Satsang and Soul


It’s so easy to grab onto beliefs and ideas that we hear from others and adopt them as the truth simply because they sound logical, or because we look up to the person who said them, or because we are desperate to find a solution to our discomfort and uncertainty. It’s also very easy to turn something that begins as a direct (genuine, immediate, firsthand, nonconceptual) experience into a belief.

For example, someone we look up to tells us that there is no self and no free will, and so we adopt this as a new belief, a new ideology. Or maybe we discover this absence of self and free will directly ourselves. We look (with awareness, not with analytical thought) for the chooser or the thinker or the doer, and we discover directly in that moment of looking that we cannot find anyone behind our thoughts and actions, that our actions have no single point of origination that we can locate or pin down, that no actual boundary can be found between subject and object. We see this very clearly. In that moment of not finding any source or any separation or anyone at the helm, this “no self, no free will” is not merely an idea or a philosophy that we’ve read about or come to through analytical reasoning, but rather, it is something we see as plainly as we see the coffee cup on our desk. It is an undeniable, direct, experiential insight, something we know in a way that is absolutely beyond doubt.

But what we know beyond doubt is not actually any kind of mental formulation such as “no self, no free will” – it is something much less tangible. That experiential absence of a chooser or a thinker, that undivided boundlessness that was revealed, that is not something that we can grasp in the same way that we can grasp our coffee cup. That boundlessness is not an object.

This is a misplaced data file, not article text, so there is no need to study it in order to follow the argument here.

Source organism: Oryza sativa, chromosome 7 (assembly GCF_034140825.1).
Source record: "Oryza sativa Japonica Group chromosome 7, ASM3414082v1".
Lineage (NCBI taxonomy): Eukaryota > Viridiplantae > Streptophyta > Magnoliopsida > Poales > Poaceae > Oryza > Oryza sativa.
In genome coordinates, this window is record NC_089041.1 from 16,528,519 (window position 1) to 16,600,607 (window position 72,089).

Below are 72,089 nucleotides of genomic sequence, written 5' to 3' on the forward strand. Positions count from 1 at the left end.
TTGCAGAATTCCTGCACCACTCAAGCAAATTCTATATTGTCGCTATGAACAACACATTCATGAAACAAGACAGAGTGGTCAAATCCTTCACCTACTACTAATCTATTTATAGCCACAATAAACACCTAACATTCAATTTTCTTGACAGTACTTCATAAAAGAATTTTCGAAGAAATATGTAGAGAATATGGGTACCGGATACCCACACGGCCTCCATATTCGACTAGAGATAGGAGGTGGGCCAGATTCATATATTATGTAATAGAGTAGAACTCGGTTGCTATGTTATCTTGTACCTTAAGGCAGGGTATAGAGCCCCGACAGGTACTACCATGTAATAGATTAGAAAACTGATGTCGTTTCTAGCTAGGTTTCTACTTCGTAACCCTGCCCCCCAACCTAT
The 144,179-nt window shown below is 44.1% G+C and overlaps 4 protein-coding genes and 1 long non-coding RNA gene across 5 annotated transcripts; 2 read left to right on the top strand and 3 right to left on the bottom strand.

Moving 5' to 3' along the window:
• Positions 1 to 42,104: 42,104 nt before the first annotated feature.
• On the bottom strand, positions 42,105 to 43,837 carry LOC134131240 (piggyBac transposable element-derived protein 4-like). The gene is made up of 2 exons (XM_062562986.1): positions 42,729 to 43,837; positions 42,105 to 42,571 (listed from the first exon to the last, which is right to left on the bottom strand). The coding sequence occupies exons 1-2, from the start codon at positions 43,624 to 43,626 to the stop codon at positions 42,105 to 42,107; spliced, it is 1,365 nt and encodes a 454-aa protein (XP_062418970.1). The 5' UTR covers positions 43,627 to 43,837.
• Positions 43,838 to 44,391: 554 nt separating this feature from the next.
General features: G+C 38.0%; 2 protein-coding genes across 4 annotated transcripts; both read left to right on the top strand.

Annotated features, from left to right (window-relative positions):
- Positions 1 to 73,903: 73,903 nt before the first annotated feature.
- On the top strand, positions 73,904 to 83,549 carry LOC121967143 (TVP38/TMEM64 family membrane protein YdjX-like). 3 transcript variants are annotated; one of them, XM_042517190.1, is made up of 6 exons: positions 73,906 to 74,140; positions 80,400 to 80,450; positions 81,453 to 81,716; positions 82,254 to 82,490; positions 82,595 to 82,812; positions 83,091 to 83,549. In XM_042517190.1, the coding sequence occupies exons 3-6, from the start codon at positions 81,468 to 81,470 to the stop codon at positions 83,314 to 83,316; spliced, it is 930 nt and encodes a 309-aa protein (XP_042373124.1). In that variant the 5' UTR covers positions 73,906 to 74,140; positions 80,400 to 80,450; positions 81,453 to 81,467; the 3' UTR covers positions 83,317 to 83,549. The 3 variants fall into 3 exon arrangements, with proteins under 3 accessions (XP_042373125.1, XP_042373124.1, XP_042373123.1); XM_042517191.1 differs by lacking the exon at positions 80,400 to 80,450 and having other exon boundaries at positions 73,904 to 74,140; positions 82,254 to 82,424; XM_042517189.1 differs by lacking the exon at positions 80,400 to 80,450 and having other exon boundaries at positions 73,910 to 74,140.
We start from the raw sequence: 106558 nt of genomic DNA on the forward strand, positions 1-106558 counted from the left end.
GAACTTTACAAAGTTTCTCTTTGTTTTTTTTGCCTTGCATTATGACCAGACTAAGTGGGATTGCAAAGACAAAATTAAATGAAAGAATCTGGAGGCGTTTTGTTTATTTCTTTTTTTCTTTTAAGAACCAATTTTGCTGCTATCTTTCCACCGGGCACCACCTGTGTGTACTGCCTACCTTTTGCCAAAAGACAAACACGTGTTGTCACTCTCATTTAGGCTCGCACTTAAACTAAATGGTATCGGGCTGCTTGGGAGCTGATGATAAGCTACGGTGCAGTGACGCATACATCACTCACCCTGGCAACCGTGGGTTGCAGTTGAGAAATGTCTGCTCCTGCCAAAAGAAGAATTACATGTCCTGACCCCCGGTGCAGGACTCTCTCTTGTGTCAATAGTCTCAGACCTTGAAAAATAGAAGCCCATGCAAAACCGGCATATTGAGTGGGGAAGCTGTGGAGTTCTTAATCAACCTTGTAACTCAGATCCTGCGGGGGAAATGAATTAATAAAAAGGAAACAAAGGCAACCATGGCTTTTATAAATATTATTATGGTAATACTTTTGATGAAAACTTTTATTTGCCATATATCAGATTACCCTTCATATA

But because we habitually want to get hold of something, and because we have a natural urge to communicate our discoveries, the temptation to formulate and conceptualize this discovery and turn it into an idea is very strong (and perhaps largely unavoidable). And there is nothing inherently wrong with formulating ideas, especially if we’re aware that any conceptualization is only an abstract and symbolic representation. But very often, we lose sight of this. And then before long an idea becomes a belief. Pretty soon we’re going around asserting that there is no self and no free will. We may even find ourselves becoming identified with this idea, so that we actually feel angry, threatened, defensive or self-righteous when someone disagrees. If we pick up a book that suggests that there is some kind of independent self or some kind of freedom of choice, we immediately toss the book aside. We think we know better. And perhaps deep down, we fear that our beliefs may not be right, which makes us all the more anxious to convince others as a way of convincing ourselves.

Is it possible to be aware of all of this as it happens? 

We’re not trying to eliminate any of this, but simply to be aware of it, to see it clearly as it unfolds. In order to communicate, we need to formulate things into concepts and use words. This is functional. But can we engage in this activity and at the same time be aware of the dangers inherent in conceptualizing, formulating and verbalizing?  (Can it be seen right now, for example, that the “we” in these sentences is a grammatical convenience and not something that can actually be found in reality?) Can we use the map without mistaking it for the actual territory, and without assuming that it is the One True Map?